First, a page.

“Whether you believe that you can, or you can’t, you’re right” is a Henry Ford quote. This week I was reminded of it by an inspirational speaker called Professor Damien Hughes, sports psychologist to the talented and famous and author of books like ‘Liquid Thinking’ and ‘How to think like Sir Alan Ferguson’. He was speaking at a Premier Education Group conference I attended, and his emphasis was on how to inspire kids. Professionally as a yoga teacher of many Pre and Postnatal mums, this is super interesting to me. Personally, this is close to my heart, I’m a mum.
Conscious parenting is a phrase I’m not sure has really been embraced yet, but I think it should. Conscious parenting is about being mindful of your behaviour and engaging with your child as an individual, it’s not a set of rules, but is rather a set of beliefs about what children need to develop and thrive. As parents it engages our emotional intelligence, rather than always resorting to punitive methods. It’s about building positive messages and encouragements. And I believe this has a huge influence on believing ‘you can’.
There is no such word as can’t
I was brought up with “there’s no such word as can’t”. My mum, mother of five, a non-earner, a non-driver understood she had minimised her freedom, and I think she wanted something different for me. She helped me believe I could do anything, and although she wasn’t great at inspiring me herself through her own actions – my mum rarely did anything outside of the house – she told me over and over that I could achieve anything I put my mind to, and I must of listened, because I was the first in our family to study a degree, I got a pretty high powered TV job, and I travelled the world. Aside from a bungee jump or suchlike, (we all have our weakness) I am pretty much a can-do type of girl.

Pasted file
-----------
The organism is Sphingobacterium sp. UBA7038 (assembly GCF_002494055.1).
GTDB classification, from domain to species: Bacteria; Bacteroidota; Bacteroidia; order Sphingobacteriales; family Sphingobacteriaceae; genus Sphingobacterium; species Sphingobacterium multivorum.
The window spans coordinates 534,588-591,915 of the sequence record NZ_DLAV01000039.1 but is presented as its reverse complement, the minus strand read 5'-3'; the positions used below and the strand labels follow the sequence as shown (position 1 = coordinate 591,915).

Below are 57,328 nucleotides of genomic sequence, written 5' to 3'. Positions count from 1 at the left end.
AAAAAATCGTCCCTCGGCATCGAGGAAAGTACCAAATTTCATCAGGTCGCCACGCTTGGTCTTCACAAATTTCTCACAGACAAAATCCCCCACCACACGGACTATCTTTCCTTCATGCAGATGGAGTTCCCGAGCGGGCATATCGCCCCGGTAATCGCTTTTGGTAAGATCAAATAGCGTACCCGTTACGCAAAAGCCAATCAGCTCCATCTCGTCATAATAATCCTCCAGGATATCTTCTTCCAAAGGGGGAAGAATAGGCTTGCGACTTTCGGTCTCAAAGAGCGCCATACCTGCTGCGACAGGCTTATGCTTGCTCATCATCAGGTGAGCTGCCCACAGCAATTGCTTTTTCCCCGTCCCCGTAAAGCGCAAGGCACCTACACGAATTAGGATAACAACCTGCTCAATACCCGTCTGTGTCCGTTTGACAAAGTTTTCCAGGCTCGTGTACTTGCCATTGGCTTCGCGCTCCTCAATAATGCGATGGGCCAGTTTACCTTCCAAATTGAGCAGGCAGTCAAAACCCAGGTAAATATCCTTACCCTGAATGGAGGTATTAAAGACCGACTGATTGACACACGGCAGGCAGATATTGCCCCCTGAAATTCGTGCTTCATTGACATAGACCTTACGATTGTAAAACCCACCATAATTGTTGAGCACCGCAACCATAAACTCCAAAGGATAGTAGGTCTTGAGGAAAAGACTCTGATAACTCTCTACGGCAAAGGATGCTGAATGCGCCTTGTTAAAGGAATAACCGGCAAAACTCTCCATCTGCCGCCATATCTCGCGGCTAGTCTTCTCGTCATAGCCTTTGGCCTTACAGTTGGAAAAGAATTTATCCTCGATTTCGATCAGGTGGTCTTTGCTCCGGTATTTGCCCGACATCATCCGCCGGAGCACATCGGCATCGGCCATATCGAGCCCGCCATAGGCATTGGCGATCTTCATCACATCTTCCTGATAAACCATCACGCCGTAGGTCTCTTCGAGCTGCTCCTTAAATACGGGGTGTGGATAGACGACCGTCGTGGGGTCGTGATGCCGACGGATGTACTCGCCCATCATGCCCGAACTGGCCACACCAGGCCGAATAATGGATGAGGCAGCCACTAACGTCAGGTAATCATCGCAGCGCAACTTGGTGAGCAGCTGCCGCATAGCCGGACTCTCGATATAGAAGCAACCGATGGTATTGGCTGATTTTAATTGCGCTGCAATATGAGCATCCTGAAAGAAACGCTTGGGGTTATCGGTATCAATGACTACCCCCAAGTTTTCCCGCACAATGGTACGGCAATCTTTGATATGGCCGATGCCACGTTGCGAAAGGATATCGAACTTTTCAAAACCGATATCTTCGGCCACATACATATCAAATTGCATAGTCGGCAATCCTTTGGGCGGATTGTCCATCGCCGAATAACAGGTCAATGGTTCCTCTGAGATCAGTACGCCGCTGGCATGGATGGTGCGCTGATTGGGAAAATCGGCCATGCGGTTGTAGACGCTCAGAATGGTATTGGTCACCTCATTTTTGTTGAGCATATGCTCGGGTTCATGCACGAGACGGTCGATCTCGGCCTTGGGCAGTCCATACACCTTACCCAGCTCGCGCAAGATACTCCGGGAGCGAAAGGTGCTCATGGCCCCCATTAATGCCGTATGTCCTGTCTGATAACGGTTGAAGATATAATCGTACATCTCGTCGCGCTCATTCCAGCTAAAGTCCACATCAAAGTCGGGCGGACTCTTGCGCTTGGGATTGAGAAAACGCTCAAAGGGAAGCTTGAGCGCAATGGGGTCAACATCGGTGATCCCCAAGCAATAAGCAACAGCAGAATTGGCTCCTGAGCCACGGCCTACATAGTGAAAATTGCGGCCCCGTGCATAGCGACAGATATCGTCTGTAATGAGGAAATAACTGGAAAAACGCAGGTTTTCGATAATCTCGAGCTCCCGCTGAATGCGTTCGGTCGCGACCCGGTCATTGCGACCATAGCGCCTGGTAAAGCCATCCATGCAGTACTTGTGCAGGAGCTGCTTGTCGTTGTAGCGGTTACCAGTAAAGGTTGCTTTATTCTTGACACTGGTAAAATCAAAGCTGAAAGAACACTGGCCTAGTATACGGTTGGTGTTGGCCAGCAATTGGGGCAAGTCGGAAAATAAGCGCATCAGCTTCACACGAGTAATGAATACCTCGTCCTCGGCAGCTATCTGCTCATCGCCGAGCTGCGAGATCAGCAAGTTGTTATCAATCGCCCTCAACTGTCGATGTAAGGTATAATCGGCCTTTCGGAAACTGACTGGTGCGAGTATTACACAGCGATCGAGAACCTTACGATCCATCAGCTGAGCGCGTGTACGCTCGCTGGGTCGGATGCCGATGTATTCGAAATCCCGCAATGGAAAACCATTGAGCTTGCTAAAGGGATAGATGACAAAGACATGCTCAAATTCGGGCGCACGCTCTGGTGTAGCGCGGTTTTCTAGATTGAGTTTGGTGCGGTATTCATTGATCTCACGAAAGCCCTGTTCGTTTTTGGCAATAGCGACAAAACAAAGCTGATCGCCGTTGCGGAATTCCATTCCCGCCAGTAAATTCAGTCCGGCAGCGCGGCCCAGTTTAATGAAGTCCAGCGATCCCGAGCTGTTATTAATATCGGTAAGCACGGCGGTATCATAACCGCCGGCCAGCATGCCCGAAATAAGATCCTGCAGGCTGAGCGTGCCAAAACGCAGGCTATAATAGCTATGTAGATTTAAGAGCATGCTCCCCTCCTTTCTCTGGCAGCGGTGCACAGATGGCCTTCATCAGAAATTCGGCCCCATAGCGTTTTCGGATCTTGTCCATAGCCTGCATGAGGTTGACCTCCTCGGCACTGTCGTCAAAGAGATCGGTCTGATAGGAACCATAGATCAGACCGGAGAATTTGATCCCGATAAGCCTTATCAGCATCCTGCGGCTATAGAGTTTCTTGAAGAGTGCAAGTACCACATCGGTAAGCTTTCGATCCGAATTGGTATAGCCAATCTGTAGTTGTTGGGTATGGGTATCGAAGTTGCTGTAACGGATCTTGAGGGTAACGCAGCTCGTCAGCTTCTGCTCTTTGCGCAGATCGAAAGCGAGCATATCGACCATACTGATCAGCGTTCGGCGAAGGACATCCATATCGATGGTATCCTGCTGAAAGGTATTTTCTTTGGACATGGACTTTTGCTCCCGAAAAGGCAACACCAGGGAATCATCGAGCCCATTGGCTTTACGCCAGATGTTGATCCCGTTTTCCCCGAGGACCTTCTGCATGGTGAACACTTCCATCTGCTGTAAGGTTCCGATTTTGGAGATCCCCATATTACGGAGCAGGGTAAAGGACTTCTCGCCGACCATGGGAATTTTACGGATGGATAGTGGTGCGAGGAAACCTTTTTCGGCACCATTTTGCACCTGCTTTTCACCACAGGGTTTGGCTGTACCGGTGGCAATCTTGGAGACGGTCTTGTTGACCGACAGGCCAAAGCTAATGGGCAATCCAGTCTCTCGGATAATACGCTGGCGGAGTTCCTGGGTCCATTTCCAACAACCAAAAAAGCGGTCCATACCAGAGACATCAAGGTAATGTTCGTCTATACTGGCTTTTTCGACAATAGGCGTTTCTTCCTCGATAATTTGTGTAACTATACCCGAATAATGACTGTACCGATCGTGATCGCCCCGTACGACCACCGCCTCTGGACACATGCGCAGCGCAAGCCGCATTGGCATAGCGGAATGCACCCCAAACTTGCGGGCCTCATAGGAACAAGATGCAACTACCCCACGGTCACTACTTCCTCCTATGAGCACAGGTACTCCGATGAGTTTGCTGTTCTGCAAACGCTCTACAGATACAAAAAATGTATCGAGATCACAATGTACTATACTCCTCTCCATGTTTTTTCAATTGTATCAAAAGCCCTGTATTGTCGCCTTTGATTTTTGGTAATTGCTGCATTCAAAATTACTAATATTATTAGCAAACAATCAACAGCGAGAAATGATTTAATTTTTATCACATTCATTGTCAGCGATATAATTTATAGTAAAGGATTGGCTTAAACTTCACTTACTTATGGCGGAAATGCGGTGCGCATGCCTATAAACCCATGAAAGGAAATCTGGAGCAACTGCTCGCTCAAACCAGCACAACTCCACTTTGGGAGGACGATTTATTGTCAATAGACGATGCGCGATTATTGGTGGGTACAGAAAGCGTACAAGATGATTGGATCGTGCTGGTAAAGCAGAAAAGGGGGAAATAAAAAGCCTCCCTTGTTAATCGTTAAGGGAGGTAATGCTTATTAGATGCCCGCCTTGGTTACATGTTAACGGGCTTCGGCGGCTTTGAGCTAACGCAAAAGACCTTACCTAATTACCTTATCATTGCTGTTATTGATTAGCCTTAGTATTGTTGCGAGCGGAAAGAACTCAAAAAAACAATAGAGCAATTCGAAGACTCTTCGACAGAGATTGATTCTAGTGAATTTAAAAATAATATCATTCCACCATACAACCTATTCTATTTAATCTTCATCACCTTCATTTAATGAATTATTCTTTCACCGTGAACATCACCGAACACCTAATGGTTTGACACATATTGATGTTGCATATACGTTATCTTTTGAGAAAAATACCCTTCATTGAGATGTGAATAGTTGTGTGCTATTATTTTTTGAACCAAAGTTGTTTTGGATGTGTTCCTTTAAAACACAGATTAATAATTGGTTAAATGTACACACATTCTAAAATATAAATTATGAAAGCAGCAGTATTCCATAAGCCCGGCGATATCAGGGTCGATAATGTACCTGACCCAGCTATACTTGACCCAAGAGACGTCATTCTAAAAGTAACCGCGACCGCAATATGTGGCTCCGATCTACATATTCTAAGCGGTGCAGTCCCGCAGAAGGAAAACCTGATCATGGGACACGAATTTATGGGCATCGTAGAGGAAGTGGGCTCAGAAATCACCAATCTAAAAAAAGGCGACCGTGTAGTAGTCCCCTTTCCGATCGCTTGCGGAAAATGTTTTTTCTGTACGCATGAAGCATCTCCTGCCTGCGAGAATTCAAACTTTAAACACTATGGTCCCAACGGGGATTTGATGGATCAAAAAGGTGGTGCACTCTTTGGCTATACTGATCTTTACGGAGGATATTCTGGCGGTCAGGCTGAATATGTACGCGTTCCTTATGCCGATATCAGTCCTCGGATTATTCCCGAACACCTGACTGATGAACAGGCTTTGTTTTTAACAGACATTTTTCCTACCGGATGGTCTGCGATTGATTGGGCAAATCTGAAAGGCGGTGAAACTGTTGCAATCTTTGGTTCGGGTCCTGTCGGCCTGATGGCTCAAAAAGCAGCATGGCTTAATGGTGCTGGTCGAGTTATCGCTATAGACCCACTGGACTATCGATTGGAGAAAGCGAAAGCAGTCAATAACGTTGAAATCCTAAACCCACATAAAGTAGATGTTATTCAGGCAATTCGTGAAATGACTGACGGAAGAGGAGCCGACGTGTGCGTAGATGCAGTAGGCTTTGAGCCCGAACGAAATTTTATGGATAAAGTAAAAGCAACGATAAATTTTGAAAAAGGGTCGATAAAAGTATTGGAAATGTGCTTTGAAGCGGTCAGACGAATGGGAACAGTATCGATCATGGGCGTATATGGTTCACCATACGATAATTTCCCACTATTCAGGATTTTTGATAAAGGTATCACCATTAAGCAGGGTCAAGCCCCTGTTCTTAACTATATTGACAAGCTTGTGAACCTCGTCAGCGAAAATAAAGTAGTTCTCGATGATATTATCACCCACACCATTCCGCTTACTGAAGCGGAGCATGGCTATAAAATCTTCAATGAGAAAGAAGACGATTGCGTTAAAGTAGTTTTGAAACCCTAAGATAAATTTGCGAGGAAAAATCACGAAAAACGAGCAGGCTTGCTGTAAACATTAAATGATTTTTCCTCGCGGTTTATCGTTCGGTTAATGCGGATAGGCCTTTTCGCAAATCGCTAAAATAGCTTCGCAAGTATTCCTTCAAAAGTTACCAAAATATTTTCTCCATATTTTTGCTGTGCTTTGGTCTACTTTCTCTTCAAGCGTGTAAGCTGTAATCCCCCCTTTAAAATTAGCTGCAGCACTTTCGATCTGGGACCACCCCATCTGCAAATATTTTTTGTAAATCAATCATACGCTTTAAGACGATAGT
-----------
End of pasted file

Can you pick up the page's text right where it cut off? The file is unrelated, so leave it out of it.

Professor Damien Hughes talked about ‘learned helplessness’, where we learn that we can’t do something through other’s responses and we just give up. For all of us the thresholds are different, some giving up much regularly and much more easily than others. He explained how children want to please us and get upset, shameful, unhappy or even angry when they ‘cant’, that this response is not ‘naughty’ it is part of their emotional development. He suggests that all we really need to get them to understand is that they can’t do it ‘yet’. He also explained how important positive messages to our children are. Orders like ‘don’t’, ‘stop’, ‘be quiet’, as such are normal ‘short-hands’, (particularly perhaps towards the end of the school holidays) but we must remember to balance it with the positive, ideally we need 6 positives to balance just 1 negative! Wouldn’t it be interesting to keep a tally on that for a day…
I don’t believe in perfect parents, unfortunately I am certainly not one, but so long as we are ‘works in progress’, mindful, conscious, aware of the messages we are feeding our kids which will inevitably influence their self love and worth and enable them to be those who ‘can’, or those who ‘can’t’. If you’ve lost your rag today, and now you’re feeling self-blame, remember that’s not useful either, instead filter a reminder of the good stuff, sit down with them, talk about something cool together and give them a cuddle. That’s all they need to balance it up…